Adobe Shadow – First Impressions
With mobile devices being so popular, web users increasingly use mobile browsers instead of desktop browsers to surf the web. Developers and designers need to keep this in mind when building web sites to avoid potential revenue loss due to web pages being unattractive or unusable on mobile devices.
Designing for mobile is a real challenge because a site must be tested on an array of devices with different screen sizes which may also be running different software. Not too long ago, Adobe released a tool that can ease this tedious task: Adobe Shadow. Shadow makes it a breeze for developers and designers to preview their website on multiple devices simultaneously.
At Urban Insight, as we endeavor to make websites mobile compliant, we are considering using Shadow to supplement mobile testing. In this article, I will summarize my findings while testing this new tool.
What is Adobe Shadow
Shadow allows you to synchronize the views of multiple mobile devices with a desktop or laptop computer. As you browse in Chrome, Shadow instructs the associated mobile devices to surf to the same URL that you have navigated to in Chrome. This allows you to line up all your mobile devices, and have them navigate to the same page without having to click on or type URLs into each and every one of them.
- Shadow makes it easy to simultaneously preview the same site on multiple devices. Because typing on mobile devices tends to be slower than typing on a desktop keyboard, it is greatly burdensome to frequently type URLs into mobile devices when testing. Not to mention, you may need to type full URLs including the path and parameters - not just the domain part - when testing certain features.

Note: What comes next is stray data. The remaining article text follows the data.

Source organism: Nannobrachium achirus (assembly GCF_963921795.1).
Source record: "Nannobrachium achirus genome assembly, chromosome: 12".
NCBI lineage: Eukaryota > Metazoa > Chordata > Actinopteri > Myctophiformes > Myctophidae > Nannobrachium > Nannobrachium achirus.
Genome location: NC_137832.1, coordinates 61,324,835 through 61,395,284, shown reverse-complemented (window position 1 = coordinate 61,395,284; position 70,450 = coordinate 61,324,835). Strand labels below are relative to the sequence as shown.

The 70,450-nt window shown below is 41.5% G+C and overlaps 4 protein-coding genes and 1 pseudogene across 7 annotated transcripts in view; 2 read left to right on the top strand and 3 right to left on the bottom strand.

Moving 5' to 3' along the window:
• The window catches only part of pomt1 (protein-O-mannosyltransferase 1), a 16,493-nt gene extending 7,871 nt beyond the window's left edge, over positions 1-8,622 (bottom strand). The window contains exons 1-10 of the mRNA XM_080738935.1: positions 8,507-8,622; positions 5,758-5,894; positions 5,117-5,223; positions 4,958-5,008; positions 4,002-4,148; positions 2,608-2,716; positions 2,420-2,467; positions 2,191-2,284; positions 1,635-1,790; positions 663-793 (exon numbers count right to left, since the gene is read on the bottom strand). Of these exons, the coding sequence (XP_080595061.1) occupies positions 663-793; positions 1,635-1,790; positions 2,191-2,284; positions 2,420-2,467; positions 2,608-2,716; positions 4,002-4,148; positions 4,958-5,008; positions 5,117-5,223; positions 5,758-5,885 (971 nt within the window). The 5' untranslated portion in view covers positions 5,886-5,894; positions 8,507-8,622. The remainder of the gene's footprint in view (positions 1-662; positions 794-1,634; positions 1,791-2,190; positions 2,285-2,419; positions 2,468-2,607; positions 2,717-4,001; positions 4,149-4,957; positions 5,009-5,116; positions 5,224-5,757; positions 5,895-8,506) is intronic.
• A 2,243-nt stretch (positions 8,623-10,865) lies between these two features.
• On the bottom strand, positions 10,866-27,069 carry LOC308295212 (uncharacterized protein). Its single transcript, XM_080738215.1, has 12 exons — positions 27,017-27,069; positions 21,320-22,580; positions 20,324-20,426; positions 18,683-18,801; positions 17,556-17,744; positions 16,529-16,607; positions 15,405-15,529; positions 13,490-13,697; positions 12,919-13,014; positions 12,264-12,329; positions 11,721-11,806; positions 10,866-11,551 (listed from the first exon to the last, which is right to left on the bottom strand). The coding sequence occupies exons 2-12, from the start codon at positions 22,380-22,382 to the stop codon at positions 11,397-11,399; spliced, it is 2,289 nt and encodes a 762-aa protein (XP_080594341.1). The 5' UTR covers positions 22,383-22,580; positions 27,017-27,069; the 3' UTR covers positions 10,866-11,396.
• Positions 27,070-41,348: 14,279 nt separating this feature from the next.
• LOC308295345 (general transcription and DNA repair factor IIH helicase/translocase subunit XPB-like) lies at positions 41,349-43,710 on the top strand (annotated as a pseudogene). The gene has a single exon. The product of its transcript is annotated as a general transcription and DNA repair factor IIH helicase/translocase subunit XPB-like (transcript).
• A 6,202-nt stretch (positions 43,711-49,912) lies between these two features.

- It was a pleasure to discover that Shadow runs on both Android and iOS, and the controller software runs on Windows and Mac OS, so you can mix and match devices and desktops.
- Shadow has a debugging interface similar to Firebug, which is really impressive. It provides an object browser, where you can point to certain objects in the source code, and the mobile device will highlight the corresponding object on that page. You can also make adjustments to CSS styles in the object browser, and the effect will be instantly visible on the device.
- Mobile devices and the controlling desktop or laptop must be on the same network. This is not that much of a constraint, but in certain scenarios, it might cause you some extra work. For instance, in our office, development desktops are not connected to the WiFi network for security reasons.
- Certain local addresses do not work. If you are trying to test a site that runs on your development desktop, it needs to be accessible via a local IP address. You cannot use 127.0.0.1 or localhost. Host file entries do not work either. This could be an issue with multi-site setups where the detection is based on the host name.
- Shadow seems to choke on Apache authentication on certain devices. When I tried to go to a protected site and entered the password on the desktop, the device displayed an 'access denied' message and did not follow the desktop browser beyond that point. There was no input field to type in the password either. This happened on one device but not others.
- Synchronization breaks if the visited site uses device detection and serves various contents based on the requesting device. For example, let’s suppose the site at www.example.com utilizes device detection, and redirects mobile devices to m.example.com. When I browse to www.example.com on the desktop browser I will see that content on the desktop, but the mobile device will get redirected to m.example.com and will not be in sync with the desktop.
In sum, despite Shadow having some drawbacks in certain cases, developers working on sites with responsive design will greatly benefit from using Shadow, as it will make the testing process faster by saving the effort of entering URLs and clicking links on every device separately. It is a great tool to have at your disposal, especially considering it is offered for free.